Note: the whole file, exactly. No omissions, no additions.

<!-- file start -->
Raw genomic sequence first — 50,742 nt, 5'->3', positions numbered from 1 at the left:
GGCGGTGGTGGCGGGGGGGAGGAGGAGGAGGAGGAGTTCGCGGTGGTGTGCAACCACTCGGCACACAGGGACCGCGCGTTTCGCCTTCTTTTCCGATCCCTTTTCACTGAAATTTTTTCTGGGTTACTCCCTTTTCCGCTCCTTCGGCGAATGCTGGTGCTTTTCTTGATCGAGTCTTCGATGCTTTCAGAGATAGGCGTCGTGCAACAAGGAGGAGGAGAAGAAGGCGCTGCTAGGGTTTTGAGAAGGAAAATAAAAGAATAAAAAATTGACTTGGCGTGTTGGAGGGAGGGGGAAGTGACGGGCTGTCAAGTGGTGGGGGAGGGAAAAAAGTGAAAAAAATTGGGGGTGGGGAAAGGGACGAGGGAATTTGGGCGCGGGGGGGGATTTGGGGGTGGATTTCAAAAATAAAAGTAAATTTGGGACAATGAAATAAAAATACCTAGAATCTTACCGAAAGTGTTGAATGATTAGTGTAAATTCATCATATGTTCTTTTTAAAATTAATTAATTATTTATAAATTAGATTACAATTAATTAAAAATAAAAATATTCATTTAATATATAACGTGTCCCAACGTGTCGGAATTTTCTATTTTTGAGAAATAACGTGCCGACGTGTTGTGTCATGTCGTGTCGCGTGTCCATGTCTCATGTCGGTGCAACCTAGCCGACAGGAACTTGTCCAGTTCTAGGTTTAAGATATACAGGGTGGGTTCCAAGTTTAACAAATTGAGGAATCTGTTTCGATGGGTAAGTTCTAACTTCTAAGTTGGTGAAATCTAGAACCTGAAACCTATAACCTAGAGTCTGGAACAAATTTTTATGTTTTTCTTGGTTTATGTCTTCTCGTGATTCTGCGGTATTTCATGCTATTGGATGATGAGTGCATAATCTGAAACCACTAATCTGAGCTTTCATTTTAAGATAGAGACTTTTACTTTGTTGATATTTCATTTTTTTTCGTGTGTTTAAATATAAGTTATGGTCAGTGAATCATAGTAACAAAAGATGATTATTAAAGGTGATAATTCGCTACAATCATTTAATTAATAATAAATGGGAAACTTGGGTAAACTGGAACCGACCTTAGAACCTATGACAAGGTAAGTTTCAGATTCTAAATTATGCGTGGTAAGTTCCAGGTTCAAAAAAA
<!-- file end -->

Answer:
Raw genomic sequence first — 50,742 nt, 5'->3', positions numbered from 1 at the left:
GGCGGTGGTGGCGGGGGGGAGGAGGAGGAGGAGGAGTTCGCGGTGGTGTGCAACCACTCGGCACACAGGGACCGCGCGTTTCGCCTTCTTTTCCGATCCCTTTTCACTGAAATTTTTTCTGGGTTACTCCCTTTTCCGCTCCTTCGGCGAATGCTGGTGCTTTTCTTGATCGAGTCTTCGATGCTTTCAGAGATAGGCGTCGTGCAACAAGGAGGAGGAGAAGAAGGCGCTGCTAGGGTTTTGAGAAGGAAAATAAAAGAATAAAAAATTGACTTGGCGTGTTGGAGGGAGGGGGAAGTGACGGGCTGTCAAGTGGTGGGGGAGGGAAAAAAGTGAAAAAAATTGGGGGTGGGGAAAGGGACGAGGGAATTTGGGCGCGGGGGGGGATTTGGGGGTGGATTTCAAAAATAAAAGTAAATTTGGGACAATGAAATAAAAATACCTAGAATCTTACCGAAAGTGTTGAATGATTAGTGTAAATTCATCATATGTTCTTTTTAAAATTAATTAATTATTTATAAATTAGATTACAATTAATTAAAAATAAAAATATTCATTTAATATATAACGTGTCCCAACGTGTCGGAATTTTCTATTTTTGAGAAATAACGTGCCGACGTGTTGTGTCATGTCGTGTCGCGTGTCCATGTCTCATGTCGGTGCAACCTAGCCGACAGGAACTTGTCCAGTTCTAGGTTTAAGATATACAGGGTGGGTTCCAAGTTTAACAAATTGAGGAATCTGTTTCGATGGGTAAGTTCTAACTTCTAAGTTGGTGAAATCTAGAACCTGAAACCTATAACCTAGAGTCTGGAACAAATTTTTATGTTTTTCTTGGTTTATGTCTTCTCGTGATTCTGCGGTATTTCATGCTATTGGATGATGAGTGCATAATCTGAAACCACTAATCTGAGCTTTCATTTTAAGATAGAGACTTTTACTTTGTTGATATTTCATTTTTTTTCGTGTGTTTAAATATAAGTTATGGTCAGTGAATCATAGTAACAAAAGATGATTATTAAAGGTGATAATTCGCTACAATCATTTAATTAATAATAAATGGGAAACTTGGGTAAACTGGAACCGACCTTAGAACCTATGACAAGGTAAGTTTCAGATTCTAAATTATGCGTGGTAAGTTCCAGGTTCAAAAAAA